Science Fiction has seen some changes this week, thanks in part to the release of a new collection from Amazon. As well as this new influx of books, there is also plenty of interest in books that feature Dystopian or Apocalyptic Futures, Military Science Fiction, Space Operas, Science Fiction Romance, LitRPG/GameLit novels, and Reissued Classics of the Science Fiction Canon.

The new collection from Amazon is called, the Forward Collection, there are about 6 books in the collection at the moment, featuring varied authors such as Veronica Wroth, Andy Weir, and N. K. Jemison. These are all big names in the genre, with dozens of awards between them. All of these books find themselves in the very top of the chart, proving if anyone ever needed the proof, that readers love being able to move around in a collection or series. These books will likely pull in readers who are interested in one or another of the authors, and then by dint of being in a collection the reader will go on to read the other books.

Outside of this novel marketing scheme, there is the continued interest from readers in the tried and tested genres of Dystopian and Apocalyptic fiction. These books are primarily relying on the idea of humanity doing something stupid or terrible to the planet which makes it uninhabitable. Typically, the books then diverge. Some are set immediately after the disaster and follow the protagonists as they do their best to survive in the burned out remnants of society while the fires are still burning, or they are set in some far off and distant future where normal life is nothing but a dim and rumoured memory. 

Military Science Fiction, particularly that which is set in space, is also popular this week. There are a lot of books that are set in the furthest reaches of the cosmos with little connection to Earth. These books often feature mostly human casts, despite this, and if there are non-human characters they tend to be secondary ones or foes of the protagonist. There is also an almost Fantasy-like trend towards evil empires and battles in these books, rather than the more expected adventuring and exploring.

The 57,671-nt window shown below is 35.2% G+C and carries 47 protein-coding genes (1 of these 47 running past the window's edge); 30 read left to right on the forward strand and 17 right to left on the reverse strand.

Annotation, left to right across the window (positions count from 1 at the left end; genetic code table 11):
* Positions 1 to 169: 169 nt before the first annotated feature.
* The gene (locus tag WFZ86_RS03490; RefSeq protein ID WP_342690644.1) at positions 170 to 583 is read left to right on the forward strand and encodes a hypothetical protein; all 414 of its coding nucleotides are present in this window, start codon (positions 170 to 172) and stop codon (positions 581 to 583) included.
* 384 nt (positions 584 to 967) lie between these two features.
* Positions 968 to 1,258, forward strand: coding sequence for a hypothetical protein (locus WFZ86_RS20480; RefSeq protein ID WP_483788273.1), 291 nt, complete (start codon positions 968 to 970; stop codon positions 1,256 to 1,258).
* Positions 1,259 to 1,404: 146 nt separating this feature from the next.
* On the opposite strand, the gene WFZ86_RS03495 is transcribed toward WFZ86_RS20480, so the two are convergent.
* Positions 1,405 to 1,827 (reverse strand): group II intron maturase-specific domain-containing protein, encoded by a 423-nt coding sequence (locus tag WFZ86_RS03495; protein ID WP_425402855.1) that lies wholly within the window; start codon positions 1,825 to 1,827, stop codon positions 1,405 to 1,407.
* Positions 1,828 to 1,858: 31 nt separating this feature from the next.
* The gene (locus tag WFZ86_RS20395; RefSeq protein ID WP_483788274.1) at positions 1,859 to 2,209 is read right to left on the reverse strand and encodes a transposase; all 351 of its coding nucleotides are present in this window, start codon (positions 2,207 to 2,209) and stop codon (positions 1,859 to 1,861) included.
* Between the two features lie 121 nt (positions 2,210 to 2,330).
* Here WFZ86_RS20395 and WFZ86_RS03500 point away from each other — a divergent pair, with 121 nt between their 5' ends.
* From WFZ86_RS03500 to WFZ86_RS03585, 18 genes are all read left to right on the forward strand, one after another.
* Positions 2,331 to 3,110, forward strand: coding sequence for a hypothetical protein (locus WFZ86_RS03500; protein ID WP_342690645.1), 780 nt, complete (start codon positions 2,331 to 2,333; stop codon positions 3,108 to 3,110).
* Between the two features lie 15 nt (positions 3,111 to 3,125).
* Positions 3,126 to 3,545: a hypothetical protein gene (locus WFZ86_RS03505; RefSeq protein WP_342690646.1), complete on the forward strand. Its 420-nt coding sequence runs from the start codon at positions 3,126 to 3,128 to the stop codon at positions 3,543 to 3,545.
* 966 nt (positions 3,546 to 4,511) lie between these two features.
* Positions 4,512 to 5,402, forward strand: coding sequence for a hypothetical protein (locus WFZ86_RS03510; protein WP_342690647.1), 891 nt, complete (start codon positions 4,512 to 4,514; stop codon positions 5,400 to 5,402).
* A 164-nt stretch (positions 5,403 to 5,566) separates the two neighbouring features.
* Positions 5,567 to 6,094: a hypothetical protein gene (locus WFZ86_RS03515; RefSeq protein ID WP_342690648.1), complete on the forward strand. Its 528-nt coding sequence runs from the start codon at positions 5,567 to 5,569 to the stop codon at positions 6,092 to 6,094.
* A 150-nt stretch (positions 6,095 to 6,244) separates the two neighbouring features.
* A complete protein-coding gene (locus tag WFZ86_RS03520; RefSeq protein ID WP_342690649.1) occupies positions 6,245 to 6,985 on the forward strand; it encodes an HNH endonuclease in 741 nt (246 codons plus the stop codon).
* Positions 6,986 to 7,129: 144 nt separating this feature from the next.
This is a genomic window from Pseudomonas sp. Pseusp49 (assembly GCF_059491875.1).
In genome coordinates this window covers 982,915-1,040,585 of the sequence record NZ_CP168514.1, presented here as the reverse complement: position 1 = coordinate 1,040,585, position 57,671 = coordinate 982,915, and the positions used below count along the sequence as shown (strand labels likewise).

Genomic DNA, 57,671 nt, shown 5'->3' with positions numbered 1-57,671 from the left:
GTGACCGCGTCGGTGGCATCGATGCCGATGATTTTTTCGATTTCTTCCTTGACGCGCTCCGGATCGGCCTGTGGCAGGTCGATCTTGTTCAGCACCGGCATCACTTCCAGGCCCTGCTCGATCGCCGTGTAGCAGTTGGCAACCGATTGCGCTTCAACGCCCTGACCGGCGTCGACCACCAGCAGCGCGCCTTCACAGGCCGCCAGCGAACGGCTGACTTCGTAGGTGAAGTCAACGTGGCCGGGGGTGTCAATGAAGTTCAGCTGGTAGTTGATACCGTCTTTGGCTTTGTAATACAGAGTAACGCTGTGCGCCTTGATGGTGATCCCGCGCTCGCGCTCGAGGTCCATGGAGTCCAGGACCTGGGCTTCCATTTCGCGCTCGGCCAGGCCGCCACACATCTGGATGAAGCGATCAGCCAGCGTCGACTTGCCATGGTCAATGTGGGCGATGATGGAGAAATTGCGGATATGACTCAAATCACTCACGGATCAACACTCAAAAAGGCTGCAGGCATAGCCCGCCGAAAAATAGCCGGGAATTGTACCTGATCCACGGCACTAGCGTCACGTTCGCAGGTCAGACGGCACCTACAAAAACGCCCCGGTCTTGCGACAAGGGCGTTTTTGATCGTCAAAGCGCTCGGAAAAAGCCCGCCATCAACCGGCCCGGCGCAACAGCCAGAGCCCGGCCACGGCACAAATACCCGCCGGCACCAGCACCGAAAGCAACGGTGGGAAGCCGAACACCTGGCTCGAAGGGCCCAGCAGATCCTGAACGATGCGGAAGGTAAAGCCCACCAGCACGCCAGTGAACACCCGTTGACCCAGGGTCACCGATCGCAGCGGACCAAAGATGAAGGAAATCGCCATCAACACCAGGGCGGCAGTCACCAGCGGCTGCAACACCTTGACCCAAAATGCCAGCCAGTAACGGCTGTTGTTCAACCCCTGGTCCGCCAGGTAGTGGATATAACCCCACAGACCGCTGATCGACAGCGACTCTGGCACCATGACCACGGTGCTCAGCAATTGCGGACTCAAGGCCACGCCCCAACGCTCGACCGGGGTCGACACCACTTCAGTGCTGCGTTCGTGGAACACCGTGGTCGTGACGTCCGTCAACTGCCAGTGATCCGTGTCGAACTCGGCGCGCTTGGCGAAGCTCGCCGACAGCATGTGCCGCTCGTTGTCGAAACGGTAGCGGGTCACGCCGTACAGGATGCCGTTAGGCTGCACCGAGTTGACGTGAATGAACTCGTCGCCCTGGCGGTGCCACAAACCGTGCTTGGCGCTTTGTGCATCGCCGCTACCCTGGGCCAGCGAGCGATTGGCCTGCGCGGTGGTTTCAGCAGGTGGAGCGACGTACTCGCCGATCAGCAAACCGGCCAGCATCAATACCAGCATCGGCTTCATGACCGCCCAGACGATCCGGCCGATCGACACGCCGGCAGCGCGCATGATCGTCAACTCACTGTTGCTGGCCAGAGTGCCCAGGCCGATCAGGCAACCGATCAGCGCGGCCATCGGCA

Science Fiction Romance i s still going strong, with plenty of readers enjoying books written to take place within a few narrow niches. The first is the most well known, and is the classic that is the Human Woman/Alien Man who is a Warrior, niche. These books tend to feature a lot of Dark Romance elements and can have an apocalypse or dystopian setting. The other niche doing well is the Science Fiction retelling of a Fairy Tale, which is often a bit of an odd fit in the genre.

LitRPG and GameLit novels are also doing very well, unlike the more fantasy based side of this genre the books that do well in the Science Fiction charts tend to focus more directly on the video game elements rather than just using them as a vehicle for telling the story. So, for example, there may be more of a focus on the mechanics or on the video game reporting to other people outside of the game world. The settings in the games might also be more Science Fiction based, and often include Super Heroes instead of High Fantasy.

Finally, there are a lot of books this week which are reissued classics. Of course, Margaret Atwood’s, The Handmaid’s Tale is doing well, but this has been helped along by the television show and the arrival of the sequel.But there are also plenty of other books that fall under this category too. In particular, there are several collected editions which have the majority or specially picked short stories from various authors.

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